The Beginner’s Guide to Frugal Habits

Money. Whether you fear it, want it, or have a complicated relationship- it is part of our daily lives. No matter how many figures may be in your bank account, managing the money you do have is important. There are many simple tricks and habits you can utilize in the little things to make a big difference in your monthly budget and spending.

I have always loved a good deal. From the time I was a little girl, the thrill of a bargain has been something that leaves me smiling and feeling satisfied. Now, as a mama at home with a busy 1 year old, saving money is even more important to me. These savings allow me to continue to be home with my son while also paying off my hubby’s school loans. Let me show you the ways you too can make small changes in your daily life to free up your financial burdens. Stewarding things well is something I’m passionate about, and I hope this valuable mindset rubs off on you too!

What is Frugality?

According to Webster, frugality is “careful management of material resources and especially money; thrift.” Being frugal is about using your resources wisely and intentionally. It’s about being a steward of what you’ve been given, realizing it is all a gift that’s been given to you. Your job is to use it well.

Here are some common misconceptions about being frugal:

It’s too hard and time-consuming

Spending all day clipping coupons is not something I’m interested in. I don’t even WANT to take time to clip coupons. But, I do want to save money! Frugality is a lot more than clipping coupons. It’s about lifestyle habits, mindsets, and small changes. You don’t need to be a coupon clipper! Thank goodness!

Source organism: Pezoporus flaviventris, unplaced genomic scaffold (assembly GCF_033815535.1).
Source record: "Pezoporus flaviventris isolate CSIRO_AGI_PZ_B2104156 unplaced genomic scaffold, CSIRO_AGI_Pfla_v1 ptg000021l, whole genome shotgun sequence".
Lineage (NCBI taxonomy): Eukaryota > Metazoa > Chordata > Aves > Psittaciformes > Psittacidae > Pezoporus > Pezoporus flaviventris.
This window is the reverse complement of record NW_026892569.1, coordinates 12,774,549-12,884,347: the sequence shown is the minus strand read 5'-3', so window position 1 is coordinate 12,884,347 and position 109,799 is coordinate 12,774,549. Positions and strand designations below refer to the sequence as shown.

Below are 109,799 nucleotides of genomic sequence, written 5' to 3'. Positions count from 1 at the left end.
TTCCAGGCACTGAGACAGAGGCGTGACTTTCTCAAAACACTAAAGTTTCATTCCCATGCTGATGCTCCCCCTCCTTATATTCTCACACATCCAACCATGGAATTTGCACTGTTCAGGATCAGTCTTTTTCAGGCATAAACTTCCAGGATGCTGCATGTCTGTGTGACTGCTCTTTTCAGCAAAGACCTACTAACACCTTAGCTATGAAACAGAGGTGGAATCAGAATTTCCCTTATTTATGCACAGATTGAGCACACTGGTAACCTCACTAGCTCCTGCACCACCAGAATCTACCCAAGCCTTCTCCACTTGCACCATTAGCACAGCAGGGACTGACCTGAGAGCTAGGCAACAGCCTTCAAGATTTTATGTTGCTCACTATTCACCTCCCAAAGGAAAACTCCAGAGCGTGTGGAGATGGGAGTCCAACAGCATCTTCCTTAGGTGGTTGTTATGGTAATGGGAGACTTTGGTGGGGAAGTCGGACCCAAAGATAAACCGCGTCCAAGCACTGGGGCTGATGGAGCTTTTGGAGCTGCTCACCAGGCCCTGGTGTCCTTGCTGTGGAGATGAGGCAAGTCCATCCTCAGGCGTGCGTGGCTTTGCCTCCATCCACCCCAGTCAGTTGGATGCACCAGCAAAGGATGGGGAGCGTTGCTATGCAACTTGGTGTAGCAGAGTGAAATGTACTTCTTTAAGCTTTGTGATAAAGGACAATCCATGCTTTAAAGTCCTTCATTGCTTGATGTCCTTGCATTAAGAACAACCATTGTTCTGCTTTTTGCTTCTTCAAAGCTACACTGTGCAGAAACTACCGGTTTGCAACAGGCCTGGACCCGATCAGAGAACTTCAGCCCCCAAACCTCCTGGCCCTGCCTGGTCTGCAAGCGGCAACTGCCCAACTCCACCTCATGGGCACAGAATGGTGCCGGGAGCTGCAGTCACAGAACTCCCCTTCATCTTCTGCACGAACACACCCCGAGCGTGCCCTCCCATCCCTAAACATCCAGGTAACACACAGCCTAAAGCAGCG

Being frugal = being frumpy

Both words sound similar perhaps, but being frumpy is related more with appearances. It means looking unattractive or being dull. Being frugal is a sort of mindset having to do with making economical, or thrifty, choices. Making smart choices about how you spend your money does not mean you are dull, why my dear, you are rather quite bright 😉

Being frugal = being a tightwad

This stereotype of being “frugal” could bring to mind a person who does not give or spend money on anything other than the bare necessities. Some people err on the side of holding their money so tightly, it’s hard to spend on anything except essentials. Remember, there are always life experiences and stories behind why we are the way we are. However, a frugal life often enables you to give MORE than you might ever before. Why? Because you have a plan for your money and you also know how to save in the little things, and that ends with you having extra in your wallet, to be used in other ways or to give!

I want to have fun with my money